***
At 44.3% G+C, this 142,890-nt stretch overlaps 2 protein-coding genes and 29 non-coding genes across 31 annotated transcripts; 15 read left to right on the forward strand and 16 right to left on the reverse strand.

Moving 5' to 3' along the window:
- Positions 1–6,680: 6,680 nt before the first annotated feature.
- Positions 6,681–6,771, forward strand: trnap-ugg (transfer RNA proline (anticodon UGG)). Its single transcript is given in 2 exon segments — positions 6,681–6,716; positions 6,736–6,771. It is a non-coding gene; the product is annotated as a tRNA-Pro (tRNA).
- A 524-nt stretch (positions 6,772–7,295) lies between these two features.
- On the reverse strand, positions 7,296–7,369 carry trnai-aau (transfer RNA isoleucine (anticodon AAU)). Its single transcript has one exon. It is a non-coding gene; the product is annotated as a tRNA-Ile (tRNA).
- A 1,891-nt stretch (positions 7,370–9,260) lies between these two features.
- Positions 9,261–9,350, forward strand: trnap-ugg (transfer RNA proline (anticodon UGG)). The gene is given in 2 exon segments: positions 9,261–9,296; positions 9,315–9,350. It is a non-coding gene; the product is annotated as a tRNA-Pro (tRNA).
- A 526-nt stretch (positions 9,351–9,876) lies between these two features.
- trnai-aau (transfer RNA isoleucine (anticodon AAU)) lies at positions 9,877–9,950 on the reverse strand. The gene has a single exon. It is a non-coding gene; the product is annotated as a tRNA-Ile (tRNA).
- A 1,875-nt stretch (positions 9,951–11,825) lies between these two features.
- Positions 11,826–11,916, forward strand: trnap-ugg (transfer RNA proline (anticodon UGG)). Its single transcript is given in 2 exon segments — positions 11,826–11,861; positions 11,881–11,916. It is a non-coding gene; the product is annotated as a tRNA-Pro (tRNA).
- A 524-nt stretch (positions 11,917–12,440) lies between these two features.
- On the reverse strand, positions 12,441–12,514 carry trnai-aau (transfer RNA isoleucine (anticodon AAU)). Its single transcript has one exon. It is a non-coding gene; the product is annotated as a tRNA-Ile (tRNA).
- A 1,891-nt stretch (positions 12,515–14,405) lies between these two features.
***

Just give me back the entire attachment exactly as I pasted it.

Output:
At 44.3% G+C, this 142,890-nt stretch overlaps 2 protein-coding genes and 29 non-coding genes across 31 annotated transcripts; 15 read left to right on the forward strand and 16 right to left on the reverse strand.

Moving 5' to 3' along the window:
- Positions 1–6,680: 6,680 nt before the first annotated feature.
- Positions 6,681–6,771, forward strand: trnap-ugg (transfer RNA proline (anticodon UGG)). Its single transcript is given in 2 exon segments — positions 6,681–6,716; positions 6,736–6,771. It is a non-coding gene; the product is annotated as a tRNA-Pro (tRNA).
- A 524-nt stretch (positions 6,772–7,295) lies between these two features.
- On the reverse strand, positions 7,296–7,369 carry trnai-aau (transfer RNA isoleucine (anticodon AAU)). Its single transcript has one exon. It is a non-coding gene; the product is annotated as a tRNA-Ile (tRNA).
- A 1,891-nt stretch (positions 7,370–9,260) lies between these two features.
- Positions 9,261–9,350, forward strand: trnap-ugg (transfer RNA proline (anticodon UGG)). The gene is given in 2 exon segments: positions 9,261–9,296; positions 9,315–9,350. It is a non-coding gene; the product is annotated as a tRNA-Pro (tRNA).
- A 526-nt stretch (positions 9,351–9,876) lies between these two features.
- trnai-aau (transfer RNA isoleucine (anticodon AAU)) lies at positions 9,877–9,950 on the reverse strand. The gene has a single exon. It is a non-coding gene; the product is annotated as a tRNA-Ile (tRNA).
- A 1,875-nt stretch (positions 9,951–11,825) lies between these two features.
- Positions 11,826–11,916, forward strand: trnap-ugg (transfer RNA proline (anticodon UGG)). Its single transcript is given in 2 exon segments — positions 11,826–11,861; positions 11,881–11,916. It is a non-coding gene; the product is annotated as a tRNA-Pro (tRNA).
- A 524-nt stretch (positions 11,917–12,440) lies between these two features.
- On the reverse strand, positions 12,441–12,514 carry trnai-aau (transfer RNA isoleucine (anticodon AAU)). Its single transcript has one exon. It is a non-coding gene; the product is annotated as a tRNA-Ile (tRNA).
- A 1,891-nt stretch (positions 12,515–14,405) lies between these two features.